In September 2005, the Danish newspaper, Jyllands-Postem, published 12 depictions of the Prophet Muhammad.  Awareness of the cartoons became widespread and a global protest soon grew, typified by peaceful gatherings of thousands of protestors in many places.  Unfortunately some Muslim’s reacted violently.

Islamophobia is even presented in popular films such as Hollywood blockbusters and children’s cartoons.  A report by the Islamic Human Rights Commission argues that films such as Aladdin and East is East have contributed to demonizing Muslims as dangerous and violent.  For example, in Aladdin, rather than presenting the Arab culture and Islamic religion in a positive way, it is associated with harsh punishments and oppressive practices.  In the British film East is East, a mixed raced Anglo-Pakistani family is presented struggling with their traditional background forced upon them by their father.  The representation of the Muslim husband is of a polygamous wife beater.


Sadly, media outlets consistently overlook the voices of moderation that come from the majority of Muslims.  When violence flared in 2006 over the controversial Danish cartoons of the Prophet Muhammad, very few of America’s frontline newspapers reported the condemnation of the violence issued immediately by the Council on American-Islamic Relations (CAIR), one of the most important Islamic organisations In the US and only one of many that decried the attacks.  In another instance the year before, a Connecticut newspaper ran an editorial decrying the lack of public statements by Muslim leaders against the then recent terrorist attacks in London.  The state chapter of CAIR wrote back asking why the newspaper had not mentioned its own denunciation of the violence, which the group had sent the newspaper.  In fact, since this event, a great variety and number of Muslim leaders in the US and abroad condemned the attacks but received little coverage by the American media.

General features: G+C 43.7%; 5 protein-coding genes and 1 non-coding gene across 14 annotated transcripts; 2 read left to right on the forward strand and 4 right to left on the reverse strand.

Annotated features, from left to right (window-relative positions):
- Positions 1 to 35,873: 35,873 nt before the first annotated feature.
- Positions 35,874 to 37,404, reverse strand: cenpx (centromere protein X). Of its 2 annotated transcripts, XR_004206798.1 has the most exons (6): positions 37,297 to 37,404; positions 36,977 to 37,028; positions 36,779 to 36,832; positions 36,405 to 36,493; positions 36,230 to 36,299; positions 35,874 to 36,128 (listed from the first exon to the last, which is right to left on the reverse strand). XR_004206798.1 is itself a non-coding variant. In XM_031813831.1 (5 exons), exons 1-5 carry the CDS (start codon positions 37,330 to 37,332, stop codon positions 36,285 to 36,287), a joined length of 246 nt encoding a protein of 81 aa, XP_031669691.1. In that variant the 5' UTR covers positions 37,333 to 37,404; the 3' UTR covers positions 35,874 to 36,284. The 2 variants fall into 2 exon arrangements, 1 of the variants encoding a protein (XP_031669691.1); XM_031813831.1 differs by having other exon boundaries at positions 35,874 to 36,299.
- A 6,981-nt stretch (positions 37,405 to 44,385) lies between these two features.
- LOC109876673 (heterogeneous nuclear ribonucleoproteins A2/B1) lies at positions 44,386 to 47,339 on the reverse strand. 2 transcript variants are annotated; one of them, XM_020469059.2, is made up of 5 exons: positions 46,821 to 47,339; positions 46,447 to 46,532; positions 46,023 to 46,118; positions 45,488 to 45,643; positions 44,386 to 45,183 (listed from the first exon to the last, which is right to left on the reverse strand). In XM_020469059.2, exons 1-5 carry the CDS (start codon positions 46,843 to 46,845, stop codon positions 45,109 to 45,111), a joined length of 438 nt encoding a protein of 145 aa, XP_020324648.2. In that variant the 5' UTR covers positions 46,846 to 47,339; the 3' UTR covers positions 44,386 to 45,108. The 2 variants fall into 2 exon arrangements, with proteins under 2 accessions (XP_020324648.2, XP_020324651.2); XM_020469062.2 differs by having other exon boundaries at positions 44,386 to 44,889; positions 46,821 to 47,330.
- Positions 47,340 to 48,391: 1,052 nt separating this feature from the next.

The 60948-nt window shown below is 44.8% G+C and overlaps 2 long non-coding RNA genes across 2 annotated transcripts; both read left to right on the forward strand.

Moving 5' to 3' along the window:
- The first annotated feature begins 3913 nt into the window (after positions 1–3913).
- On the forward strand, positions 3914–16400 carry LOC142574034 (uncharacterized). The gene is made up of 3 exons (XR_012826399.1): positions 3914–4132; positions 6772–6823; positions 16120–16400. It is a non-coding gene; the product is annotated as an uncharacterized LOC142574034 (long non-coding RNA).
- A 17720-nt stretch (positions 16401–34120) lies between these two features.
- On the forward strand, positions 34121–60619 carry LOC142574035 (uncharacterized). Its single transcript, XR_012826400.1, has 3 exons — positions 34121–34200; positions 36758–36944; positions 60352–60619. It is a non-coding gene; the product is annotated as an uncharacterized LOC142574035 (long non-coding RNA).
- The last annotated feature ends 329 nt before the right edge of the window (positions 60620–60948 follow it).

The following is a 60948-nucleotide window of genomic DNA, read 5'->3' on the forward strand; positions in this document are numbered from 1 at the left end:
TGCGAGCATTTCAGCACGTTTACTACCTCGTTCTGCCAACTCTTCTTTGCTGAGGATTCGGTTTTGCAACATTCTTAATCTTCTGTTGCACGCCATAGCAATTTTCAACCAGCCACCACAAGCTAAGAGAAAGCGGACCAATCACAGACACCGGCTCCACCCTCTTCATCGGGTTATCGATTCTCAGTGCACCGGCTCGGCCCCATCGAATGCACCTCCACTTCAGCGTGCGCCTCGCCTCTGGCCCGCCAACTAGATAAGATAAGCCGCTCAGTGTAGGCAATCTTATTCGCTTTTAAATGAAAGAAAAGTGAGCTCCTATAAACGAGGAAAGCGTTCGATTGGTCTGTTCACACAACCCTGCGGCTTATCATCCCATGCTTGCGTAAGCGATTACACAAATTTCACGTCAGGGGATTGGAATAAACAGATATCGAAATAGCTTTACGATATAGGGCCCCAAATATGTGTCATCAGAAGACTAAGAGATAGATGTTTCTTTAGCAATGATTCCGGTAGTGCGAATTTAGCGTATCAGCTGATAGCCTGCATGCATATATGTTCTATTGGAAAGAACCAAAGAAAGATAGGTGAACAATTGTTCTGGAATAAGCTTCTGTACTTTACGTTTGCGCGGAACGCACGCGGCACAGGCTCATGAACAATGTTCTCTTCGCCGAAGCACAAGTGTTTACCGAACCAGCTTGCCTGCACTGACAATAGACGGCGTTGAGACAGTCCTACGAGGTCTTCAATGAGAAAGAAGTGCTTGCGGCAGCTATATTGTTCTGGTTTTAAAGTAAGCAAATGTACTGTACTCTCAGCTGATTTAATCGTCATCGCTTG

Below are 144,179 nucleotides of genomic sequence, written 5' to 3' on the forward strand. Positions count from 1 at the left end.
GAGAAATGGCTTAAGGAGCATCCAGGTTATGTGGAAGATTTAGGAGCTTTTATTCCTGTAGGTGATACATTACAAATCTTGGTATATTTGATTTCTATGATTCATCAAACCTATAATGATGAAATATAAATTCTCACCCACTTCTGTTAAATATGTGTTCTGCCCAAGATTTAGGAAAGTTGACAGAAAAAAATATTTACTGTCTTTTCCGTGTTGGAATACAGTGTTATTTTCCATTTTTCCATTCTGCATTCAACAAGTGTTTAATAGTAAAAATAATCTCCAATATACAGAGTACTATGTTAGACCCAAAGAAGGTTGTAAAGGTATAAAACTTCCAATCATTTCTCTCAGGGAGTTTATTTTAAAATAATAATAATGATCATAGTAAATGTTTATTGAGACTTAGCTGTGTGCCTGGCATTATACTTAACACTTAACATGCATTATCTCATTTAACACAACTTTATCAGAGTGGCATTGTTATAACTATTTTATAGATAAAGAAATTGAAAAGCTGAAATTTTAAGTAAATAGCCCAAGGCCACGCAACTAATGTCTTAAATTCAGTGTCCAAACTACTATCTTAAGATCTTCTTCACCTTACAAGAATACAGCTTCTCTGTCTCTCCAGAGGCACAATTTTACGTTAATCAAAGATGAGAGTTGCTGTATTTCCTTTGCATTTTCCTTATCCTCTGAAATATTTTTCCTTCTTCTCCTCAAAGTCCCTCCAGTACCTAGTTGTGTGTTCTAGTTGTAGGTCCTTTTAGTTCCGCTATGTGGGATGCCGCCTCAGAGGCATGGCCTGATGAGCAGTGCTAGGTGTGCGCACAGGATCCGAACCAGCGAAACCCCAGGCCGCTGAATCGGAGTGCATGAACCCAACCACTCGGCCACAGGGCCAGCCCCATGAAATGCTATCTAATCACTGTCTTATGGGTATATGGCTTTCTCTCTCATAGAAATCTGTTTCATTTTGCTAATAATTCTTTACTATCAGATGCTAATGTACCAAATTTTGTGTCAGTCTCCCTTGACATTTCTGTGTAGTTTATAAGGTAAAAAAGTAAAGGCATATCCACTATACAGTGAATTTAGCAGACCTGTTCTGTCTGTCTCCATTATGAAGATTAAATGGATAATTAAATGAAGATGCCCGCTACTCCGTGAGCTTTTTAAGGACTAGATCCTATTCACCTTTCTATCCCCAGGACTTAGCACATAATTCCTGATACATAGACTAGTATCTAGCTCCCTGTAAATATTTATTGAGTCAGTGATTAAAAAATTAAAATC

The media is always quick to stereotype Muslims as terrorists by linking the news to religion when Muslims have done something wrong.  But does the media link crimes carried out by Westerners to religion?

The answer is no.  The Columbine High School shooters religions were not disclosed, nor are the religions of any Western perpetrators.  The media believes that any Muslim who commits a crime is doing so in the name of Islam and therefore feels the need to disclose his religious views.

Because Muslims seldom appear in news reports or other media sources except as perpetrators of violence, supposedly in the name of Islam, many Westerners understandably conclude that all Muslim’s act from inherently religious motivations and that Islam is dangerous. Muslims become two-dimensional, existing only as Muslims, seemingly never sharing identities or interests with non-Muslims.  However, Westerners engage with Muslims in thousands of ways every day: a student and her classmates, a banker and his customer, a homeowner and her neighbours.  The globalised world we inhabit makes possible increasingly intimate connections between distant individuals with increasing speed.  So why, despite all this contact, do domestic news and entertainment sources seldom mention the terms “Muslim” or “Islam” except in the context of conflict, violence and bloodshed?? By: Ismail Farooki. Cambridge –England

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Colour-Coded Revolutions and the Origins of World War III

Part 2
by Andrew Gavin Marshall


This is Part 2 of the Series, “The Origins of World War III”

Part 1: An Imperial Strategy for a New World Order: The Origins of World War III

Part-3: A New World War for a New World Order

Introduction

Following US geo-strategy in what Brzezinski termed the “global Balkans,” the US government has worked closely with major NGOs to “promote democracy” and “freedom” in former Soviet republics, playing a role behind the scenes in fomenting what are termed “colour revolutions,” which install US and Western-friendly puppet leaders to advance the interests of the West, both economically and strategically.

Part 2 of this essay on “The Origins of World War III” analyzes the colour revolutions as being a key stratagem in imposing the US-led New World Order. The “colour revolution” or “soft” revolution strategy is a covert political tactic of expanding NATO and US influence to the borders of Russia and even China; following in line with one of the primary aims of US strategy in the New World Order: to contain China and Russia and prevent the rise of any challenge to US power in the region.